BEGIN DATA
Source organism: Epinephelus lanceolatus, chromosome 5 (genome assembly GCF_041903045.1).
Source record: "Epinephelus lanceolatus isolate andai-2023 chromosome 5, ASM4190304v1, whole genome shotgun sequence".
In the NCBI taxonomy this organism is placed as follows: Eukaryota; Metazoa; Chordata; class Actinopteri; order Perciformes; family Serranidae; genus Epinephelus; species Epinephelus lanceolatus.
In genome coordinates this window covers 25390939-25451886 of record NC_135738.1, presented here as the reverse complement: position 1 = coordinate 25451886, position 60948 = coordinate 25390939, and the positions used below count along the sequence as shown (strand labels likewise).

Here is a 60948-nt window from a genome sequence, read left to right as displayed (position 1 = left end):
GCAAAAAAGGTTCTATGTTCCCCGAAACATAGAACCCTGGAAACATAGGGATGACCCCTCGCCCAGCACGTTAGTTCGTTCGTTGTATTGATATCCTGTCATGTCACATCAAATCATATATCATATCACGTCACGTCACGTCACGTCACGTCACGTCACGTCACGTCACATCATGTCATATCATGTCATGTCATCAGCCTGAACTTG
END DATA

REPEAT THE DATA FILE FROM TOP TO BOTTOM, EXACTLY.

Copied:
Source organism: Epinephelus lanceolatus, chromosome 5 (genome assembly GCF_041903045.1).
Source record: "Epinephelus lanceolatus isolate andai-2023 chromosome 5, ASM4190304v1, whole genome shotgun sequence".
In the NCBI taxonomy this organism is placed as follows: Eukaryota; Metazoa; Chordata; class Actinopteri; order Perciformes; family Serranidae; genus Epinephelus; species Epinephelus lanceolatus.
In genome coordinates this window covers 25390939-25451886 of record NC_135738.1, presented here as the reverse complement: position 1 = coordinate 25451886, position 60948 = coordinate 25390939, and the positions used below count along the sequence as shown (strand labels likewise).

Here is a 60948-nt window from a genome sequence, read left to right as displayed (position 1 = left end):
GCAAAAAAGGTTCTATGTTCCCCGAAACATAGAACCCTGGAAACATAGGGATGACCCCTCGCCCAGCACGTTAGTTCGTTCGTTGTATTGATATCCTGTCATGTCACATCAAATCATATATCATATCACGTCACGTCACGTCACGTCACGTCACGTCACGTCACGTCACATCATGTCATATCATGTCATGTCATCAGCCTGAACTTG